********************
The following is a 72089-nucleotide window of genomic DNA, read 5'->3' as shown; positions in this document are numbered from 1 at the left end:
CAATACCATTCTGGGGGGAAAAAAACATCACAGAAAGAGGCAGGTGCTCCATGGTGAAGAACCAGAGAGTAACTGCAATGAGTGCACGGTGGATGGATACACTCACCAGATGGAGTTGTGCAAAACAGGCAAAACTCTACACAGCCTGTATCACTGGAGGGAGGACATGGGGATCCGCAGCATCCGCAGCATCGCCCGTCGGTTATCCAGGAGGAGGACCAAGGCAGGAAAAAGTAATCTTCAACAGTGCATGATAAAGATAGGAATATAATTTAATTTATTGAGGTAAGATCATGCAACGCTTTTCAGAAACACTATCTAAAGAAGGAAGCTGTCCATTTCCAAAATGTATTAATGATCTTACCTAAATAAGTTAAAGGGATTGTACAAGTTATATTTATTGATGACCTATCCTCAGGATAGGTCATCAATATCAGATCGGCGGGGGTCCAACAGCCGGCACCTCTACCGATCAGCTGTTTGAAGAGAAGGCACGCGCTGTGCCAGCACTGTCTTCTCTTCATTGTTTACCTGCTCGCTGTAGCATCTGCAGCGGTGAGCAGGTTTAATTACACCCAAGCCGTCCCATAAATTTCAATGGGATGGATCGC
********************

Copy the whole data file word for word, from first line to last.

The following is a 72089-nucleotide window of genomic DNA, read 5'->3' as shown; positions in this document are numbered from 1 at the left end:
CAATACCATTCTGGGGGGAAAAAAACATCACAGAAAGAGGCAGGTGCTCCATGGTGAAGAACCAGAGAGTAACTGCAATGAGTGCACGGTGGATGGATACACTCACCAGATGGAGTTGTGCAAAACAGGCAAAACTCTACACAGCCTGTATCACTGGAGGGAGGACATGGGGATCCGCAGCATCCGCAGCATCGCCCGTCGGTTATCCAGGAGGAGGACCAAGGCAGGAAAAAGTAATCTTCAACAGTGCATGATAAAGATAGGAATATAATTTAATTTATTGAGGTAAGATCATGCAACGCTTTTCAGAAACACTATCTAAAGAAGGAAGCTGTCCATTTCCAAAATGTATTAATGATCTTACCTAAATAAGTTAAAGGGATTGTACAAGTTATATTTATTGATGACCTATCCTCAGGATAGGTCATCAATATCAGATCGGCGGGGGTCCAACAGCCGGCACCTCTACCGATCAGCTGTTTGAAGAGAAGGCACGCGCTGTGCCAGCACTGTCTTCTCTTCATTGTTTACCTGCTCGCTGTAGCATCTGCAGCGGTGAGCAGGTTTAATTACACCCAAGCCGTCCCATAAATTTCAATGGGATGGATCGC